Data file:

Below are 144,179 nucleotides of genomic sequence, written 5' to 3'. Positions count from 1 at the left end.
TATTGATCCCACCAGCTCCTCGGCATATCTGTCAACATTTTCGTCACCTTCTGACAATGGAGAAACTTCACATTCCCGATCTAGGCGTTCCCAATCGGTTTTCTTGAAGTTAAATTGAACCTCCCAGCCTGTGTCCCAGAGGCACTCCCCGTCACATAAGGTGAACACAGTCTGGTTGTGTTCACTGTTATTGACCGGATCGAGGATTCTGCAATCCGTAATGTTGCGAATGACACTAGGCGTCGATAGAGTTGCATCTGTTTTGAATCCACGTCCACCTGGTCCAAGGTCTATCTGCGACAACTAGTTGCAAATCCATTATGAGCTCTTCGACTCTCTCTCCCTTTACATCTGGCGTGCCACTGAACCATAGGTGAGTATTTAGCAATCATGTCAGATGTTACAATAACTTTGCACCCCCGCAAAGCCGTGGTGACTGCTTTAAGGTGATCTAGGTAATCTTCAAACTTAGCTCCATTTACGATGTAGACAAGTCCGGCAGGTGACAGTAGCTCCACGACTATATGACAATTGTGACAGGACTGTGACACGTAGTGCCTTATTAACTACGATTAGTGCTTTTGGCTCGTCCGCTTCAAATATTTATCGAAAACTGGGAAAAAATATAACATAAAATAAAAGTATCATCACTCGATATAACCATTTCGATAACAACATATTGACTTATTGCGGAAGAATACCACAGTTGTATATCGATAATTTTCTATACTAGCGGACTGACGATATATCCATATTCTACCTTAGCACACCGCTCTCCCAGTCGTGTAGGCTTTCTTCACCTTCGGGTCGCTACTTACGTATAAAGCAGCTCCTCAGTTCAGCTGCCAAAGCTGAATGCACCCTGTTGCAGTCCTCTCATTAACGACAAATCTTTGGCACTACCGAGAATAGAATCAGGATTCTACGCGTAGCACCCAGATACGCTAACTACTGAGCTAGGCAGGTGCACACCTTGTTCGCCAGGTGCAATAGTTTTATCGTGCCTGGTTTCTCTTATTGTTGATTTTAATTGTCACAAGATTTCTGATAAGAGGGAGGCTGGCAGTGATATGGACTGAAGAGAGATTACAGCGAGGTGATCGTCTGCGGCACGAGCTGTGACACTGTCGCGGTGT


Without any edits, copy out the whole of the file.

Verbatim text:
Below are 144,179 nucleotides of genomic sequence, written 5' to 3'. Positions count from 1 at the left end.
TATTGATCCCACCAGCTCCTCGGCATATCTGTCAACATTTTCGTCACCTTCTGACAATGGAGAAACTTCACATTCCCGATCTAGGCGTTCCCAATCGGTTTTCTTGAAGTTAAATTGAACCTCCCAGCCTGTGTCCCAGAGGCACTCCCCGTCACATAAGGTGAACACAGTCTGGTTGTGTTCACTGTTATTGACCGGATCGAGGATTCTGCAATCCGTAATGTTGCGAATGACACTAGGCGTCGATAGAGTTGCATCTGTTTTGAATCCACGTCCACCTGGTCCAAGGTCTATCTGCGACAACTAGTTGCAAATCCATTATGAGCTCTTCGACTCTCTCTCCCTTTACATCTGGCGTGCCACTGAACCATAGGTGAGTATTTAGCAATCATGTCAGATGTTACAATAACTTTGCACCCCCGCAAAGCCGTGGTGACTGCTTTAAGGTGATCTAGGTAATCTTCAAACTTAGCTCCATTTACGATGTAGACAAGTCCGGCAGGTGACAGTAGCTCCACGACTATATGACAATTGTGACAGGACTGTGACACGTAGTGCCTTATTAACTACGATTAGTGCTTTTGGCTCGTCCGCTTCAAATATTTATCGAAAACTGGGAAAAAATATAACATAAAATAAAAGTATCATCACTCGATATAACCATTTCGATAACAACATATTGACTTATTGCGGAAGAATACCACAGTTGTATATCGATAATTTTCTATACTAGCGGACTGACGATATATCCATATTCTACCTTAGCACACCGCTCTCCCAGTCGTGTAGGCTTTCTTCACCTTCGGGTCGCTACTTACGTATAAAGCAGCTCCTCAGTTCAGCTGCCAAAGCTGAATGCACCCTGTTGCAGTCCTCTCATTAACGACAAATCTTTGGCACTACCGAGAATAGAATCAGGATTCTACGCGTAGCACCCAGATACGCTAACTACTGAGCTAGGCAGGTGCACACCTTGTTCGCCAGGTGCAATAGTTTTATCGTGCCTGGTTTCTCTTATTGTTGATTTTAATTGTCACAAGATTTCTGATAAGAGGGAGGCTGGCAGTGATATGGACTGAAGAGAGATTACAGCGAGGTGATCGTCTGCGGCACGAGCTGTGACACTGTCGCGGTGT